On Jan. 27, LaRouche also made this point to a private meeting in Washington.

"There is no government on the planet today," said LaRouche, "which is capable by itself of controlling its destiny," until the British Empire's control of the world financial system is ended.

"What can Middle East countries do? What can any part of the world do by itself?" said LaRouche, citing Tunisia. "The question is, 'Is the British Empire going to continue to bring this chaos down upon us, on us all?'"

LaRouche's lengthy opening statement to the meeting advised all sovereign nations like Egypt, Tunisia, and Yemen—which is experiencing a round of mass street demonstrations today—to join him in busting up the British Empire system, and implementing a new financial order using the Glass-Steagall banking standard for which he is leading the fight in the United States.

ElBaradei Offers To Lead Egypt Transition

Jan. 27 (EIRNS)—Dr. Mohamed ElBaradei, former head of the International Atomic Energy Agency (IAEA), returned to Egypt today, with a pledge to join the demonstrations. In late 2009, ElBaradei had been welcomed home to Egypt as a potential Presidential candidate—but was then excluded from running because he doesn't belong to a political party, as required by law.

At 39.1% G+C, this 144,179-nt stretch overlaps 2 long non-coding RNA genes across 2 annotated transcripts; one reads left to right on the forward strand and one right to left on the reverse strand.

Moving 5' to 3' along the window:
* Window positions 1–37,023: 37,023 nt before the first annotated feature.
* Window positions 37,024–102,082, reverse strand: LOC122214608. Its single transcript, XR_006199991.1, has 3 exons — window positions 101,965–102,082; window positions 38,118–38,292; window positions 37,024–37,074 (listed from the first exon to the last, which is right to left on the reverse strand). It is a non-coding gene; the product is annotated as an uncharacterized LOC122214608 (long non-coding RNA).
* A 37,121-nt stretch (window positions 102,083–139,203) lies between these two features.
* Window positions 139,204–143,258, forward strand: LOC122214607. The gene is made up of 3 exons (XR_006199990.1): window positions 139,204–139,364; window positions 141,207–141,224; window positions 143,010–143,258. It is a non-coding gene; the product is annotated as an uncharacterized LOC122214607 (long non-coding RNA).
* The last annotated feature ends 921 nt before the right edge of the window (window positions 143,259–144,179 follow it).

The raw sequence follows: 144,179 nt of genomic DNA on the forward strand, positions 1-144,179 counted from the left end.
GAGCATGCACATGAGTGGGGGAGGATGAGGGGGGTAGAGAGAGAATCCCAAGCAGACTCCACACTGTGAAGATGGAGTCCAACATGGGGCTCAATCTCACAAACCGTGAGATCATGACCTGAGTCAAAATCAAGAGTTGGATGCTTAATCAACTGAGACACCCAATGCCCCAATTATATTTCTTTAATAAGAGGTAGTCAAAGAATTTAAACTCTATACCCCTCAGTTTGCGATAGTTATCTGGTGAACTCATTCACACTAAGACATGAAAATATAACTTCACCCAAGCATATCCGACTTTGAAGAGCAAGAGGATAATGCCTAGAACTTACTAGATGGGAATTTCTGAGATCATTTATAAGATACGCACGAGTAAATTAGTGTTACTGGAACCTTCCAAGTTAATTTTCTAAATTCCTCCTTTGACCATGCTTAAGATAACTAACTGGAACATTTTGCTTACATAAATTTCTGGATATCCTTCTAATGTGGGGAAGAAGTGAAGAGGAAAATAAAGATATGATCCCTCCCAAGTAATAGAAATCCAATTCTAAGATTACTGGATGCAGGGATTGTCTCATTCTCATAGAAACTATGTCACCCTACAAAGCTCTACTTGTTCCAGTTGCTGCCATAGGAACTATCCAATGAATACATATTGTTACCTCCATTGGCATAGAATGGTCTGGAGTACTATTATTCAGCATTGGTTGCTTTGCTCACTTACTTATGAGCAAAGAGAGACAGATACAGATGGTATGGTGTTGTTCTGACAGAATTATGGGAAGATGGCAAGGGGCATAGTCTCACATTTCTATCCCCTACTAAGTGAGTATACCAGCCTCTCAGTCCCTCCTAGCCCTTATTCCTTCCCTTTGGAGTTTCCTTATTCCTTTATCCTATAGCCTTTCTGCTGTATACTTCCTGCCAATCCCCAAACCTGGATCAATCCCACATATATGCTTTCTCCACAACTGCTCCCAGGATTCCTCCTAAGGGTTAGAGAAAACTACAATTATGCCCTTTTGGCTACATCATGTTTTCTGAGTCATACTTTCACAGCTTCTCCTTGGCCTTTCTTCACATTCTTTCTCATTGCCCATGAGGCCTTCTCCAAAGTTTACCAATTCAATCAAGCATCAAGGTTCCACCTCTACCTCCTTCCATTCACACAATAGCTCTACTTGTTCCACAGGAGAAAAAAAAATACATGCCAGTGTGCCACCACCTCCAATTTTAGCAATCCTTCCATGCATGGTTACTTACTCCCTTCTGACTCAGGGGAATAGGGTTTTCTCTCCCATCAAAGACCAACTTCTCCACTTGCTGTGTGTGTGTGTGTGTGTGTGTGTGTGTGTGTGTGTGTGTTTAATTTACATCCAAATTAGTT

Just before his second return, ElBaradei wrote an op-ed published in the U.S. web publication, the Daily Beast:

"I have hoped to find a way toward change through peaceful means," he wrote. "In a country like Egypt, it's not easy to get people to put down their names and government ID numbers on a document calling for fundamental democratic reforms, yet a million people have done just that. The regime, like the monkey that sees nothing and hears nothing, simply ignored us.

"As a result, the young people of Egypt have lost patience, and what you've seen in the streets these last few days has all been organized by them. I have been out of Egypt because that is the only way I can be heard. I have been totally cut off from the local media when I am there. But I am going back to Cairo, and back onto the streets...."

Today, ElBaradei held an informal press conference on arriving at the Cairo airport. The London Guardian reports:

"This is a critical time in the life of Egypt, and I have come to participate with the Egyptian people," he stated.

"If people—in particular young people—if they want me to lead the transition, I will not let them down. My priority right now ... is to see a new regime and to see a new Egypt through peaceful transition.

"I advise the government to listen to the people and not to use violence. There's no going back...."